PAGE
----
The publisher’s of the forthcoming book about walking pictures, Easy On The Eye Books, have released a sixty second commercial for it on their own YouTube channel, with a series of walking pictures and information.
I recreated this walking photo rack recently to try and get a feel for what it must have looked like for someone passing the kiosk back in the Thirties. I’ve got a lot of walkies from the same spot in Mablethorpe (discussed on the site) and figured they would look great in this old wooden postcard rack which I rescued a few years ago from the Snaps building in Bridlington. Firms also has large glass fronted display cabinets on the promenade or in other prominent places to attract tourists, though I doubt any of these have survived. I did think at first that the rack might have been made locally for the shop but it is quite an intricate construction so perhaps they were produced by specialist shop-fitting firms.
Four walkie pictures turned up recently with the same two women in them. They do look very much like sisters. As the photos were found (and one taken) in Sheffield, I assume one of the ladies was a resident of the city so couldn’t resist a bit of detective work. The photo on the right has the date and ‘Blackpool’ in biro, which gave me a starting clue.
Thanks to Tony Sharkey at the Blackpool Archives, we know two of the photographs were taken on Waterloo Road in Blackpool, which is a main route east west ending at the sea-front. The photo was taken just 250m from Blackpool South railway station (which was originally called Waterloo Road), so the photographer had picked a street which would have been thronged with day trippers anxious to get to the promenade. As we think the women lived in Sheffield, they would probably have journeyed from there to Manchester, then changed for Blackpool.
The photographs, which are 21/2 by 31/2 inches, date from 1951 (Monday October 8th – written in biro on the back) and 1952. Both women have very smart Fifties coats on (compare them to the less fashionable coat being worn by the woman behind them!).
On the other side of the road you can just make out the main Blackpool post-office (which is still there, albeit abandoned by the GPO of course). At first glance you would think the pictures were taken on the same holiday, but there is building work being done on the post office in one, and not the other. So the walkie cameraman must have had his pitch here, close to the Bull Hotel pub, for a couple of seasons at least. The scene today on this spot is not very different.
Tony says he’s seen a lot of walkies taken on this spot, but it’s a first for me. I did find one on the web from the early 1940s (see below) but in the main I suspect they are not easy to identify as there is no company name on the back. So unless someone has captioned them on the back it would be hard to tell where they were taken. Most Blackpool walkies I’ve seen were taken on one of the three piers or on the Promenade by firms like Walkie Snaps (see some examples on the site here).
It is not impossible that the photographer is still around, he would be in his mid-eighties. Be great to have a chat. The women? Well the taller sister got married in 1956, we know as she kept a walkie if herself and her husband on their honeymoon in Scarborough! She became Mrs Milner, but after that we have no more clues.
This walkie caught my eye both as it is a good composition and also because it added yet another walkie firm to my growing list, with around 150 walkie firms now identified. This one is by Edwin F Fox, who were based at 51 Aberdeen Road in Scarborough when this walkie was taken by them. This is one of the main streets running into the centre of the city, and both the Fox walkies I’ve seen were taken in the street rather than down on the seafront, although I’ve not been able to pinpoint where it was taken yet (contact us if you have an idea). The image looks to date from the 1920s. There was an Edwin F Fox based in York, and listed on some web pages as one of the pioneers of photography. It seem likely it is either the same person expanding into the coastal town for extra business, or a son. The main rival walkie firm in the town were North Bay Snaps, covered on the site,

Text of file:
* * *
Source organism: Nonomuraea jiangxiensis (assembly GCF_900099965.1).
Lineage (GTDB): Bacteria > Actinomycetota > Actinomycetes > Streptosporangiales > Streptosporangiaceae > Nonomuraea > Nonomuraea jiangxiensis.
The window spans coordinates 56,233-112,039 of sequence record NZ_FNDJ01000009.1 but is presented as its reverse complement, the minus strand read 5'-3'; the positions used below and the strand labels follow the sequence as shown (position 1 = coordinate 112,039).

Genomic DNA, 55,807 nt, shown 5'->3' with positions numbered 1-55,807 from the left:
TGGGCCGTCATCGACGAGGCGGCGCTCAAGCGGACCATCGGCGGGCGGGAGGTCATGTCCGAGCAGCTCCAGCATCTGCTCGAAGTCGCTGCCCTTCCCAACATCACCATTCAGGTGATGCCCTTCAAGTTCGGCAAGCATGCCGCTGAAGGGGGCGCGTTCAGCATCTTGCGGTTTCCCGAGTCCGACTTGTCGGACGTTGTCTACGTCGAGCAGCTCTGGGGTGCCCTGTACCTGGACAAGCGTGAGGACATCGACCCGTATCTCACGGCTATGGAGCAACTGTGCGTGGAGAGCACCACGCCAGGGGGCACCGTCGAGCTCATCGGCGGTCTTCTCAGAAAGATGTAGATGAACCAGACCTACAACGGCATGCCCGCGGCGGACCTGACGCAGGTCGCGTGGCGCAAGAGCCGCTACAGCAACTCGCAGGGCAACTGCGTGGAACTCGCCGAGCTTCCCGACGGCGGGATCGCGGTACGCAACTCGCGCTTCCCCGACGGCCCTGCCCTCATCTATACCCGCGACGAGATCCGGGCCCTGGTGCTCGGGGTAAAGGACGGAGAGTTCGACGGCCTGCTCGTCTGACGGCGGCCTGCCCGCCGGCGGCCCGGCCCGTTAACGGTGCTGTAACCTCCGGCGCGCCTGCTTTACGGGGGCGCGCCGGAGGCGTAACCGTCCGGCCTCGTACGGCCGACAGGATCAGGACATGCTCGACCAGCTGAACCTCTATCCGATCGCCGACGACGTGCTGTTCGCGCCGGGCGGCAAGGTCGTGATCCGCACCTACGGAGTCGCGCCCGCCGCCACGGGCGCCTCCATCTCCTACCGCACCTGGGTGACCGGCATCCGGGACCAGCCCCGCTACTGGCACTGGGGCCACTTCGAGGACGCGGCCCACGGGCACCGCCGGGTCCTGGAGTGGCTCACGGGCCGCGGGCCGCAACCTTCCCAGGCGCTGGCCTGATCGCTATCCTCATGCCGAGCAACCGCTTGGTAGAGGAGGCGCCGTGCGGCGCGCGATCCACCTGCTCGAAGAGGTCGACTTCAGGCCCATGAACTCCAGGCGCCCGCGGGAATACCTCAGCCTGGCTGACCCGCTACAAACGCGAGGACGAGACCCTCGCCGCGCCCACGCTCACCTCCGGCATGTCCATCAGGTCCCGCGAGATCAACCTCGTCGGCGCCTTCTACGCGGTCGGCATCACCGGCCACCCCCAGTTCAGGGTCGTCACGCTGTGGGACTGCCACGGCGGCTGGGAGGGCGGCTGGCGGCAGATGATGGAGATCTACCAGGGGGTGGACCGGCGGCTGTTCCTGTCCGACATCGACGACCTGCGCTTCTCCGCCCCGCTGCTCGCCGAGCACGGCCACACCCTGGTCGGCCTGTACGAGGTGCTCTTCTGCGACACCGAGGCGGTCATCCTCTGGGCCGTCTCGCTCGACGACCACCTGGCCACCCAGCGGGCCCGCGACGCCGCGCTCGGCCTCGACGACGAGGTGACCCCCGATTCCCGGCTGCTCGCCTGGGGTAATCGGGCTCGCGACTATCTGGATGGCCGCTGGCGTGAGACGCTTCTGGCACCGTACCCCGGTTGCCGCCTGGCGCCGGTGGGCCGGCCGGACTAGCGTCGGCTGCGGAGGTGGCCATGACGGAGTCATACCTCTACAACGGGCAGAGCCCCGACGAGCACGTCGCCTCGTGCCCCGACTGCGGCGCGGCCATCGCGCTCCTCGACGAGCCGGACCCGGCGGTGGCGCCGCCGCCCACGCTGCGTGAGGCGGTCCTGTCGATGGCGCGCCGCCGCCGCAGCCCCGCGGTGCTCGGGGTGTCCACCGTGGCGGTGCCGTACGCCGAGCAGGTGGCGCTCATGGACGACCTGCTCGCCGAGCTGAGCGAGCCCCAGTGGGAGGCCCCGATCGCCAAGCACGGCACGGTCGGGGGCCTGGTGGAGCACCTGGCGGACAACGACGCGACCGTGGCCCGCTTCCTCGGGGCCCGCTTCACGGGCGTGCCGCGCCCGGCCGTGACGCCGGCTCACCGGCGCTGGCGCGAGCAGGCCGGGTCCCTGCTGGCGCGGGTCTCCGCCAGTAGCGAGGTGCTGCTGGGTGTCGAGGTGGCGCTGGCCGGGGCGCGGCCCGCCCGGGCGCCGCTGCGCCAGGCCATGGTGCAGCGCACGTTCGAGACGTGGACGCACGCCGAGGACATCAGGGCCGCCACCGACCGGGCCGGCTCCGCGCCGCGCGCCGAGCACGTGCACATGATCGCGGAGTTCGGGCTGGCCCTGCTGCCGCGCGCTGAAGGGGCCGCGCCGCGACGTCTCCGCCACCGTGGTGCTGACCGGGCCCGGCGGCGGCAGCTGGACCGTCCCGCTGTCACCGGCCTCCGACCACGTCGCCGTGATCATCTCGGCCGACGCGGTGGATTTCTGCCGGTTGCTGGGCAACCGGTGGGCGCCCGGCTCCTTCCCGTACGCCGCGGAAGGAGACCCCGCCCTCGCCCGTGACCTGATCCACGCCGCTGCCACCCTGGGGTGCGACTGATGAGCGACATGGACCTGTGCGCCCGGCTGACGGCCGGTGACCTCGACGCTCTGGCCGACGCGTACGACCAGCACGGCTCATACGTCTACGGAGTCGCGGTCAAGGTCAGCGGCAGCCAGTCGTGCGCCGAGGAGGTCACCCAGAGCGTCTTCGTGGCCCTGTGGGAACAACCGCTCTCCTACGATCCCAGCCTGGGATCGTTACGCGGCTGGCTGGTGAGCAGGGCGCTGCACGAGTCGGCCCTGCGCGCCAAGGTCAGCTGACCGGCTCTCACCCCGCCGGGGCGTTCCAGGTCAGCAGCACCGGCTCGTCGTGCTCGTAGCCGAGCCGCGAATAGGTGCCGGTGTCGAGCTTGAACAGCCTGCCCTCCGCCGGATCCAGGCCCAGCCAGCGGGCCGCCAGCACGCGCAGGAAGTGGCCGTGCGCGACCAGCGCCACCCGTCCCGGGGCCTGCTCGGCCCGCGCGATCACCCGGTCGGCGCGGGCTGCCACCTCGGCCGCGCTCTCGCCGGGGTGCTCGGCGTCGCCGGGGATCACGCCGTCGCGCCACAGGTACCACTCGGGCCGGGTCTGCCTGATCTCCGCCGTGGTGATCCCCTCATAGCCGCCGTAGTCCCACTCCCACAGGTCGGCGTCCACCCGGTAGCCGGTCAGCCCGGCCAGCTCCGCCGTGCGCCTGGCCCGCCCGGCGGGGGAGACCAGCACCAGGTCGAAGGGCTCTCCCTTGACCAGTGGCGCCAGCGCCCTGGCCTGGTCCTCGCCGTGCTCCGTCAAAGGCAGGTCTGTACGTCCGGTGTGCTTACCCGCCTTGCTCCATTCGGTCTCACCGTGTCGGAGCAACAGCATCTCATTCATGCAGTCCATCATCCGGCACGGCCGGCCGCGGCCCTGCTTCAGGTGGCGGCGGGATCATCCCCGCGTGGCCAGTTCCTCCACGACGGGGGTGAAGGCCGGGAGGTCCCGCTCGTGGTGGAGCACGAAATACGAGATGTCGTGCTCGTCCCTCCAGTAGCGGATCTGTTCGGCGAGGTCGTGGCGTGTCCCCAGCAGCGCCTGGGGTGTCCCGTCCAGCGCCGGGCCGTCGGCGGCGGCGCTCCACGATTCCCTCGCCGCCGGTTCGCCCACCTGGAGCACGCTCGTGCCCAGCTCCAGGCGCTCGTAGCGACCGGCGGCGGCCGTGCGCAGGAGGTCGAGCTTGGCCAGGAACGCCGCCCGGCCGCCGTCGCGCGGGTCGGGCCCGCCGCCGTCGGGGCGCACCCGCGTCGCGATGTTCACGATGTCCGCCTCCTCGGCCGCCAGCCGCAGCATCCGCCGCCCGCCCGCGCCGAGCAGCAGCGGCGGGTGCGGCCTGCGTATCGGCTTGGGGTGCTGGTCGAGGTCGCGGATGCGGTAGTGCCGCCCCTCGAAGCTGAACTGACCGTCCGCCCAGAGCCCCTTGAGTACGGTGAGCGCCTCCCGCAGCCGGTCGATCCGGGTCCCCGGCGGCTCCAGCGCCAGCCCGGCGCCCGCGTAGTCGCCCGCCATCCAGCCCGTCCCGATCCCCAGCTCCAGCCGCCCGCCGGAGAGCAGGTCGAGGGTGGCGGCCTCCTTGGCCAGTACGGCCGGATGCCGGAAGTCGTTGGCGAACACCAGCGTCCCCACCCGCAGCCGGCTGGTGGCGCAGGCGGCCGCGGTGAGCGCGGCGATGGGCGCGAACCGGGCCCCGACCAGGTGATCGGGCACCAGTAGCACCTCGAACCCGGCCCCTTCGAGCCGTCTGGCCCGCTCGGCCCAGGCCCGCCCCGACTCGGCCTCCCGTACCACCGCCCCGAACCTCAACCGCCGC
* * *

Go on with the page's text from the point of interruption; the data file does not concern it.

It’s difficult to be sure if the five children are locals, or visitors – both the boys have school outfits on but this was often kept as best wear for trips out. Two of the girls have macintoshes on which suggests parents worrying about the likelihood of rain.
What amazed me is that despite the decline of photography shops in the digital age, there is still a photo shop at Number 51 Aberdeen Road, albeit providing in-store colour printers to out-put your digital camera snaps on.
Blackpool’s North Pier must have been captured on tens of thousand’s of walking pictures. This group of funsters out for a stroll down the pier one afternoon in the early 1930s represent just four of them. It’s clearly a sunny day as we can tell from the shadows cast (and the guy behind them in his sports jacket), but they’re rugged up to the nines – vest, shirt, cardigan, tweed jacket AND an overcoat in the case of the gent on the right. Hands in pockets? Well we are on holiday! That’s the back of the large restaurant at the entrance to the pier behind them. There are more walkies from this spot on the site here.
With his Gladstone bag in his hand, and a battered hat, this Vicar seems to have stepped right out of the pages of a Trollope novel. Maybe he was discussing his sermon with a friend from church? Yet it must have been taken during the 1930s as the firm, Spotlight, were only in business for a few years. The photographer has exposed for the shadows, so the sunlit street is very hazy indeed. Although Spotlight took walkies in a number of towns, the locations are not identified and this shopping street still remains a mystery. There is more information on Spotlight on the site.